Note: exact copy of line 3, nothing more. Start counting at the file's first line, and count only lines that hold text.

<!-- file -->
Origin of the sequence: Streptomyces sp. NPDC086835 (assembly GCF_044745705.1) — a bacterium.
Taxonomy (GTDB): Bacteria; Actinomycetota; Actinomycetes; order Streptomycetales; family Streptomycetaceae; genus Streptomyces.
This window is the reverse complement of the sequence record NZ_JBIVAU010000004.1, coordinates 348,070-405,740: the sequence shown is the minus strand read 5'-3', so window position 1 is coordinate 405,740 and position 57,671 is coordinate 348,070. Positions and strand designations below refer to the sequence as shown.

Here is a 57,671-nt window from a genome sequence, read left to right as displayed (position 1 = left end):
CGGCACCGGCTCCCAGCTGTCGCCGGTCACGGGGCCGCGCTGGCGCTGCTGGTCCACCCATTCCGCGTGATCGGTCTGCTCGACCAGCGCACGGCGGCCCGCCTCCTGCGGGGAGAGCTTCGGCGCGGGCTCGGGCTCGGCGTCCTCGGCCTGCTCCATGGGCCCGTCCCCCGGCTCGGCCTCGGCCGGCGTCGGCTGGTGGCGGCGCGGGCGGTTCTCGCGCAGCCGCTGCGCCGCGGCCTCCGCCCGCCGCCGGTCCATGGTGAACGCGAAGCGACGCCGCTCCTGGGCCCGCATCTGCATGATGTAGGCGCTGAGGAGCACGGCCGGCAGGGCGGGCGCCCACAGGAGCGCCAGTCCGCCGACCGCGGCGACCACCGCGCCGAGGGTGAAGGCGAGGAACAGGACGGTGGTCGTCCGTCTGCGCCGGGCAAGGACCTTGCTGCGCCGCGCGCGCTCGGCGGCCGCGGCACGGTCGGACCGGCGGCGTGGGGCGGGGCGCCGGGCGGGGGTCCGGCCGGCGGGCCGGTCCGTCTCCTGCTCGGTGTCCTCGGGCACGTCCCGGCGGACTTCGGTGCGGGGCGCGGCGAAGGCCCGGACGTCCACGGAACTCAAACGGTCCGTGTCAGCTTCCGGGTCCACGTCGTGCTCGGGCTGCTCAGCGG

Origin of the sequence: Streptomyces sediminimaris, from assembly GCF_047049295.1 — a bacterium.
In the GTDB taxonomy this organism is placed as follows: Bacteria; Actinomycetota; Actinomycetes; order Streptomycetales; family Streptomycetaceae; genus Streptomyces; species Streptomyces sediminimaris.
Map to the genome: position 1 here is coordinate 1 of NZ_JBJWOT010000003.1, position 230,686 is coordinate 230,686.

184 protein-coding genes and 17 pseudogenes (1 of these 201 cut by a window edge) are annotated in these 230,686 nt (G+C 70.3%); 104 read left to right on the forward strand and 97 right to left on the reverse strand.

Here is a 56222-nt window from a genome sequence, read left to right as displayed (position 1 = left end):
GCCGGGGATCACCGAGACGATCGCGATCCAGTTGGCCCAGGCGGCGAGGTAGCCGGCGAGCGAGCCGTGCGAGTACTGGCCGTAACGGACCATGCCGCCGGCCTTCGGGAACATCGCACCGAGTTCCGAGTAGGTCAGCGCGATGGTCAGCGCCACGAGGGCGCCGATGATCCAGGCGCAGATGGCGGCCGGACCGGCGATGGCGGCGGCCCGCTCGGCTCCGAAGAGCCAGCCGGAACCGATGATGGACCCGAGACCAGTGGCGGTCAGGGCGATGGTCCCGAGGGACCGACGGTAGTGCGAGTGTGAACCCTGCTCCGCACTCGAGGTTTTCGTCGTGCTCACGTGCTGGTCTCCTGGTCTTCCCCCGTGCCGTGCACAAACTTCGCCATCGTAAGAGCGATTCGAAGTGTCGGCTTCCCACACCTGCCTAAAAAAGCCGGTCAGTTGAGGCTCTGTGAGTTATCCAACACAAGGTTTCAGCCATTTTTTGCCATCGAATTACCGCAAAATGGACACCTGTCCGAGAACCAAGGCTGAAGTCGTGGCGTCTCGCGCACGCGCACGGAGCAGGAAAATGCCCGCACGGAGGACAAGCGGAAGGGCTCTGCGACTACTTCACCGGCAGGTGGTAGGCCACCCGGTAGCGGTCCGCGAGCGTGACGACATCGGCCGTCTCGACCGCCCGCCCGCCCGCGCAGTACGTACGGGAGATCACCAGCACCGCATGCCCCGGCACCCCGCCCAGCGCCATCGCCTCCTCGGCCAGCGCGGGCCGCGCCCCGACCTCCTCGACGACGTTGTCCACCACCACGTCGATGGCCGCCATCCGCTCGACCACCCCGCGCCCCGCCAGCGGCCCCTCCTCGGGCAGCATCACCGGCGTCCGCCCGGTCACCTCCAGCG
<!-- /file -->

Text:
This window is the reverse complement of the sequence record NZ_JBIVAU010000004.1, coordinates 348,070-405,740: the sequence shown is the minus strand read 5'-3', so window position 1 is coordinate 405,740 and position 57,671 is coordinate 348,070. Positions and strand designations below refer to the sequence as shown.